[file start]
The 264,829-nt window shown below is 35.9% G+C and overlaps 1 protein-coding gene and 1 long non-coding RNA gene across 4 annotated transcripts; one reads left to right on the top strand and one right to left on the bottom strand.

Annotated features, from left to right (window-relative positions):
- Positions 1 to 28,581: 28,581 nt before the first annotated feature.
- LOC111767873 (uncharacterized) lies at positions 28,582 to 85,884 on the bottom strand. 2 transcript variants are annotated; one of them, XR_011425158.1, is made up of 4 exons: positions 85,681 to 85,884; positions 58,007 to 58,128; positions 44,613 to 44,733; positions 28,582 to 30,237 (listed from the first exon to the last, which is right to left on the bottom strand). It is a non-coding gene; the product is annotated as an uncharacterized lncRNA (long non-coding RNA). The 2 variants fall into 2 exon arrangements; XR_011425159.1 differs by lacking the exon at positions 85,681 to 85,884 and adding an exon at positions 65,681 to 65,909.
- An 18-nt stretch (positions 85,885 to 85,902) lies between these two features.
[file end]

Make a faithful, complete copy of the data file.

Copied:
The 264,829-nt window shown below is 35.9% G+C and overlaps 1 protein-coding gene and 1 long non-coding RNA gene across 4 annotated transcripts; one reads left to right on the top strand and one right to left on the bottom strand.

Annotated features, from left to right (window-relative positions):
- Positions 1 to 28,581: 28,581 nt before the first annotated feature.
- LOC111767873 (uncharacterized) lies at positions 28,582 to 85,884 on the bottom strand. 2 transcript variants are annotated; one of them, XR_011425158.1, is made up of 4 exons: positions 85,681 to 85,884; positions 58,007 to 58,128; positions 44,613 to 44,733; positions 28,582 to 30,237 (listed from the first exon to the last, which is right to left on the bottom strand). It is a non-coding gene; the product is annotated as an uncharacterized lncRNA (long non-coding RNA). The 2 variants fall into 2 exon arrangements; XR_011425159.1 differs by lacking the exon at positions 85,681 to 85,884 and adding an exon at positions 65,681 to 65,909.
- An 18-nt stretch (positions 85,885 to 85,902) lies between these two features.